The Hard Way Around
Power and Motoryachts|June 2018

REFUSING TO PUT LIFE ON HOLD, FOUR INTREPID TWENTYSOMETHINGS SET AN UNCONVENTIONAL COURSE TO SEE THE WORLD ON A NORDHAVN 76.

Simon Murray

 

Mitchell DeVries was on the flybridge scanning for icebergs in the Drake Passage when he realized it was useless. It was too dark to see much of anything, let alone a shape materializing just out of reach of the boat’s spotlights. If he did see one, the plan was simple: He was to yell down the open hatch to his 29-year-old captain, Chase Smith, who, from the wheelhouse, would lurch the boat away from impending doom. But even if he did manage to spot one, DeVries wagered there wouldn’t be enough time for Smith to change course. He shivered on the exposed flybridge and thought of home.

It was February and the temperature was 12 degrees, with a steady wind blowing from the west at 40 knots. Every now and then 24-foot waves would spray the uppermost decks. The young crew of Reliance, a Nordhavn 76 owned by Dalton DeVos—a 26-year-old hell-bent on not just circumnavigating the world, but making the most difficult crossings imaginable—had just put Antarctica behind them. It was there on the Antarctic Peninsula that Mitchell (his friends call him Mitch), the youngest of the crew, had celebrated his 23rd birthday.

The thought of crashing into a rogue iceberg weighed heavily on him. He wasn’t even supposed to be on this trip, traveling as part of a four-man crew to the far ends of the earth. He should have been in a classroom in his senior year of college. Instead he was worrying about looming shapes in the darkness, in an inhospitable body of water thousands of miles from home. He stared ahead and waited for what would come.

Most circumnavigations go unnoticed, either by their very essence or by design. When Reliance set offfrom Fiji in 2015, the crew leftwith little fanfare. But almost two years later to the day, I was there to greet them upon their return.

I had heard about the Reliance crew’s undertaking purely by chance, and immediately became fascinated with it. Aside from round-the-world sailing races and record-breaking attempts, many of us assume circumnavigations are attempted by seasoned cruisers, likely retired couples with big dreams of seeing the world. This was in stark contrast to Reliance, where the average age of the crew was 27; two years younger than myself. I was drawn to their story as much for our closeness in age as I was to the spirit of adventure that pervaded it.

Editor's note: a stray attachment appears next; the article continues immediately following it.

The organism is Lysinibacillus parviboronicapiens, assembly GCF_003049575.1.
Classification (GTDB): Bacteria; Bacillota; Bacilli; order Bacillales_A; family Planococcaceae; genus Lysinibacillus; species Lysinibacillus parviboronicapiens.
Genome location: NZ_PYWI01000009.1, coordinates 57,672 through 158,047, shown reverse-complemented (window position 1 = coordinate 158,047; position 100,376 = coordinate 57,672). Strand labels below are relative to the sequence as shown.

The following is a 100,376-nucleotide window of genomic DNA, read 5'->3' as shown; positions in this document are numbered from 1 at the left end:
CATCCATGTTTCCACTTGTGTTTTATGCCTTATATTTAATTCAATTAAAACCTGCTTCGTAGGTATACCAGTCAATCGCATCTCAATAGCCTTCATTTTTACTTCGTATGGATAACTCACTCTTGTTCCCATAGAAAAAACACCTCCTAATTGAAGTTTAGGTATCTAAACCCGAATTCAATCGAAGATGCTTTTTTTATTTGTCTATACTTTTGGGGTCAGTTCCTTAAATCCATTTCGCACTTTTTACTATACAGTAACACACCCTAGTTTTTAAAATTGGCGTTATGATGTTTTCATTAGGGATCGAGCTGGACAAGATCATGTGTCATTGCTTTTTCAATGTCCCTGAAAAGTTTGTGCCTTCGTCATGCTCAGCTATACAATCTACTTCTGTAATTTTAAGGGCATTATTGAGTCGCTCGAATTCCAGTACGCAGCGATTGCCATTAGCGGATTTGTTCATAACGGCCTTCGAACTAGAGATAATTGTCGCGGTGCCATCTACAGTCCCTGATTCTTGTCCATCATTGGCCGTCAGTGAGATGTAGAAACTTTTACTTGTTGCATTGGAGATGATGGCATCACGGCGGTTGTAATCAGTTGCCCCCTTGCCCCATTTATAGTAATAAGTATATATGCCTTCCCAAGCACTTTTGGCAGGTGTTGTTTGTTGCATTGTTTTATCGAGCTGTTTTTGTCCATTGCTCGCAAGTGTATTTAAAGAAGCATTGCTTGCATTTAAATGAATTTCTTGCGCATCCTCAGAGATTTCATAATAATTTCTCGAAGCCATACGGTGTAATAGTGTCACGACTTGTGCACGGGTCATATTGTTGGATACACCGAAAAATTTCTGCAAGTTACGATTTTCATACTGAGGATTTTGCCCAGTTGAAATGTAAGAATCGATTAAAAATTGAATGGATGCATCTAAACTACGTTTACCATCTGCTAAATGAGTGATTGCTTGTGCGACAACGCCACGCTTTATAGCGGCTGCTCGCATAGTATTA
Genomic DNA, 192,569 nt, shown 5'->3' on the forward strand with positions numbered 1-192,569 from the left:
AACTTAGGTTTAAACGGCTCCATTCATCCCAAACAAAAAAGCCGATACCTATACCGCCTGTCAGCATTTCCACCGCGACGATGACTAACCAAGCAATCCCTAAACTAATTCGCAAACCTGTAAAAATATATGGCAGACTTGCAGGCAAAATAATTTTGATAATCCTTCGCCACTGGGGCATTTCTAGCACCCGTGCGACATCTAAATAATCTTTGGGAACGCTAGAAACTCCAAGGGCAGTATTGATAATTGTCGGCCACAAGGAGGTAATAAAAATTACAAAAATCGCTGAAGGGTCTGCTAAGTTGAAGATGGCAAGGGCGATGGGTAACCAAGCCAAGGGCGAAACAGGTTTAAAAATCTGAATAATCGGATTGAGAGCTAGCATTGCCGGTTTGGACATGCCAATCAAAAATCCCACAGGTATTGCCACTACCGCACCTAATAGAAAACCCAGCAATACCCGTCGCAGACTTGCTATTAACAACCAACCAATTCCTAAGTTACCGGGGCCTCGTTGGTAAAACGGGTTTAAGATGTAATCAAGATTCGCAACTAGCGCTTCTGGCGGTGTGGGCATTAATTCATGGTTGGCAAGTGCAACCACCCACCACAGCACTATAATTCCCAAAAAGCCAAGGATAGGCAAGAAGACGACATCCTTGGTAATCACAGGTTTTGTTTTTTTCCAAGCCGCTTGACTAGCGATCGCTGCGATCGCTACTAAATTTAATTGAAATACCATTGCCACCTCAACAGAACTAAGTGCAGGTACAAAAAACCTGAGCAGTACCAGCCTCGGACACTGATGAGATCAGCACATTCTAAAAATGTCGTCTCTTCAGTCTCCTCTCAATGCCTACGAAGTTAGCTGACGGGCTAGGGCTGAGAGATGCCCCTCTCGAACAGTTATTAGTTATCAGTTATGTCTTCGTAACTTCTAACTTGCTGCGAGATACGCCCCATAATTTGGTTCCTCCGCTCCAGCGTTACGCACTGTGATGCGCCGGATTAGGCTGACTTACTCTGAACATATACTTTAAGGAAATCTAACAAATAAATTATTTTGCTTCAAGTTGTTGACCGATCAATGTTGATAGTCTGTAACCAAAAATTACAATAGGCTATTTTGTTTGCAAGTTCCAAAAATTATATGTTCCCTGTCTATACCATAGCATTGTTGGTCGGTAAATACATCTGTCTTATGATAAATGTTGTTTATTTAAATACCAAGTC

I first established communication with the crew while they were at sea. At first, only Chase would talk to me. This was partly in the interest of protecting his client’s identity, and partly because communication was limited to the sat phone. The owner, as I would find out later, was Dalton, grandson of American billionaire and Amway cofounder Richard DeVos.

It would have been easy for me to explain away their adventure as a rich millennial’s flight of fancy. I racked my brain to try and imagine what would make someone set offon a two-year circumnavigation, bearing down on the toughest passages in the process. What I discovered was more profound than I had imagined, a lesson about how legacy and friendship shapes us, and how difficult it is to escape our lives back home.

Dalton was just finishing up college when he conceived a plan to take a motoryacht around the world. At a time when most young adults in their 20s are dealing with the harsh realities of postcollege life—starting a job, paying taxes, paying down student loans—Dalton set into motion a voyage that would push him out of his comfort zone.

He had grown up in Grand Rapids, Michigan, and was raised like many young Midwesterners: to be polite, to go to church, to not be defined by material wealth. But living almost his entire life in Grand Rapids—where the Amway and DeVos name is ubiquitous—was like living in a bubble. “I wouldn’t trade my upbringing for anything,” wrote Dalton in a journal he kept throughout the trip, “but as I got older I saw that there was value in gaining different perspectives.”

Dalton couldn’t remember a time when he didn’t want to join the family business. But as he got closer to starting his career, he couldn’t keep his cruising dreams to himself any longer. He told a mentor about the plans he secretly harbored. He thought he would be admonished. Instead, he was given some valuable advice: Don’t wait, said his mentor. This experience will change your life. “And I’m forever grateful for it,” said Dalton when I spoke with him. “He was absolutely right.”

After choosing a Nordhavn 76—said Dalton, “It just seemed to fit our purposes perfectly”—the next step was to assemble a crew. He hired the first captain he interviewed. That was Chase, a charismatic, experienced South African. Next came Mitch DeVries, who Dalton had known since elementary school. Dalton had first reached out to Mitch’s older brother, Thomas, who considered the offer for a long time before declining. The brothers are from Grand Rapids and had spent summers working on the DeVos family boats on Lake Michigan.

When Mitch heard about the trip, he reached out to Dalton on his own. He told him he would have to take a hiatus from Hope College in Michigan, but he didn’t want to pass up this once-in-a lifetime opportunity. Dalton was happy to have him.

One of the voyage’s biggest supporters was Dalton’s grandfather, Richard DeVos. In his youth, Richard had sailed a 38-foot schooner with his friend and Amway cofounder Jay Van Andel to the Caribbean, despite neither knowing how to sail—an undertaking that became part of Amway’s company lore. Dalton had grown up hearing about his grandfather’s exploits; those stories, coupled with the vacations to far-flung destinations he had taken with his grandparents, were the seeds for his own adventures.

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